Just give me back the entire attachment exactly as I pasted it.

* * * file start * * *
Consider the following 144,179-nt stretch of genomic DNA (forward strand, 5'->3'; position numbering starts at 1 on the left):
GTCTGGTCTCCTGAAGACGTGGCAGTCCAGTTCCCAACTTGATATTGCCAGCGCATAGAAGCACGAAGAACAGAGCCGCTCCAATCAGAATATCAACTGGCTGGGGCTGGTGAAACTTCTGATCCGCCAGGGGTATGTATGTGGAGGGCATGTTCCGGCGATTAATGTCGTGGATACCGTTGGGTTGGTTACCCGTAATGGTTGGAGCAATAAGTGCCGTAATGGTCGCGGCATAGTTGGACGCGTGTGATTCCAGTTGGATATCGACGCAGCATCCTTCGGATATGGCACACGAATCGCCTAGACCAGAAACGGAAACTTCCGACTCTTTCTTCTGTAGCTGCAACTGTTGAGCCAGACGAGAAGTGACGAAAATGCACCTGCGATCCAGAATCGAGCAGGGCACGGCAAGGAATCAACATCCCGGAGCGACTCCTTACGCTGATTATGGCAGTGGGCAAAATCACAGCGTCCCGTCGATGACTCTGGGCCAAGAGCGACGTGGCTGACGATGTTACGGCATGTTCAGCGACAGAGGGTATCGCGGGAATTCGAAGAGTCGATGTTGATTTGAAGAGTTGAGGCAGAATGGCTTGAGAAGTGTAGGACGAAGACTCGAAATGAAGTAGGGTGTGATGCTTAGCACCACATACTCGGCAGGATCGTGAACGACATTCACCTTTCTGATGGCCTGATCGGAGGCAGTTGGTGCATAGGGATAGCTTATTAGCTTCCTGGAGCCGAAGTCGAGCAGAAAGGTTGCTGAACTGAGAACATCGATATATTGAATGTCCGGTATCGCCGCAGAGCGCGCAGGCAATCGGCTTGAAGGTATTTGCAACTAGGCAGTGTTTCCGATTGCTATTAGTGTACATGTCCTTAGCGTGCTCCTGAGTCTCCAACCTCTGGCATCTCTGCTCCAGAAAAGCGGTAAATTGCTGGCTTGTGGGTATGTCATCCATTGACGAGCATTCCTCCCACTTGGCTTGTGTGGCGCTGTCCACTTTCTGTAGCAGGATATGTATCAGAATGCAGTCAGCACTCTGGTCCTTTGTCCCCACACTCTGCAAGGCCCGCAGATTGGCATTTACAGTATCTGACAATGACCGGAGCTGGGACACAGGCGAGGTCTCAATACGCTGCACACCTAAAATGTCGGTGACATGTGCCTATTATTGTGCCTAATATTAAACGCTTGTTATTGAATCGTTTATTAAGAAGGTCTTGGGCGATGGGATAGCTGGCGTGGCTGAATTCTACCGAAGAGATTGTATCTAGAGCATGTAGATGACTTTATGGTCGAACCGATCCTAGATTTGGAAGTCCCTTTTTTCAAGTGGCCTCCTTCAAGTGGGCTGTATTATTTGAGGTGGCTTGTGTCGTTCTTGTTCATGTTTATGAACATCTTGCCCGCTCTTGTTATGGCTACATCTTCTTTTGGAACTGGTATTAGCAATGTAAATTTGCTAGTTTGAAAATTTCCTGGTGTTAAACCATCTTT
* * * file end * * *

Consider the following 144,179-nt stretch of genomic DNA (forward strand, 5'->3'; position numbering starts at 1 on the left):
GTCTGGTCTCCTGAAGACGTGGCAGTCCAGTTCCCAACTTGATATTGCCAGCGCATAGAAGCACGAAGAACAGAGCCGCTCCAATCAGAATATCAACTGGCTGGGGCTGGTGAAACTTCTGATCCGCCAGGGGTATGTATGTGGAGGGCATGTTCCGGCGATTAATGTCGTGGATACCGTTGGGTTGGTTACCCGTAATGGTTGGAGCAATAAGTGCCGTAATGGTCGCGGCATAGTTGGACGCGTGTGATTCCAGTTGGATATCGACGCAGCATCCTTCGGATATGGCACACGAATCGCCTAGACCAGAAACGGAAACTTCCGACTCTTTCTTCTGTAGCTGCAACTGTTGAGCCAGACGAGAAGTGACGAAAATGCACCTGCGATCCAGAATCGAGCAGGGCACGGCAAGGAATCAACATCCCGGAGCGACTCCTTACGCTGATTATGGCAGTGGGCAAAATCACAGCGTCCCGTCGATGACTCTGGGCCAAGAGCGACGTGGCTGACGATGTTACGGCATGTTCAGCGACAGAGGGTATCGCGGGAATTCGAAGAGTCGATGTTGATTTGAAGAGTTGAGGCAGAATGGCTTGAGAAGTGTAGGACGAAGACTCGAAATGAAGTAGGGTGTGATGCTTAGCACCACATACTCGGCAGGATCGTGAACGACATTCACCTTTCTGATGGCCTGATCGGAGGCAGTTGGTGCATAGGGATAGCTTATTAGCTTCCTGGAGCCGAAGTCGAGCAGAAAGGTTGCTGAACTGAGAACATCGATATATTGAATGTCCGGTATCGCCGCAGAGCGCGCAGGCAATCGGCTTGAAGGTATTTGCAACTAGGCAGTGTTTCCGATTGCTATTAGTGTACATGTCCTTAGCGTGCTCCTGAGTCTCCAACCTCTGGCATCTCTGCTCCAGAAAAGCGGTAAATTGCTGGCTTGTGGGTATGTCATCCATTGACGAGCATTCCTCCCACTTGGCTTGTGTGGCGCTGTCCACTTTCTGTAGCAGGATATGTATCAGAATGCAGTCAGCACTCTGGTCCTTTGTCCCCACACTCTGCAAGGCCCGCAGATTGGCATTTACAGTATCTGACAATGACCGGAGCTGGGACACAGGCGAGGTCTCAATACGCTGCACACCTAAAATGTCGGTGACATGTGCCTATTATTGTGCCTAATATTAAACGCTTGTTATTGAATCGTTTATTAAGAAGGTCTTGGGCGATGGGATAGCTGGCGTGGCTGAATTCTACCGAAGAGATTGTATCTAGAGCATGTAGATGACTTTATGGTCGAACCGATCCTAGATTTGGAAGTCCCTTTTTTCAAGTGGCCTCCTTCAAGTGGGCTGTATTATTTGAGGTGGCTTGTGTCGTTCTTGTTCATGTTTATGAACATCTTGCCCGCTCTTGTTATGGCTACATCTTCTTTTGGAACTGGTATTAGCAATGTAAATTTGCTAGTTTGAAAATTTCCTGGTGTTAAACCATCTTT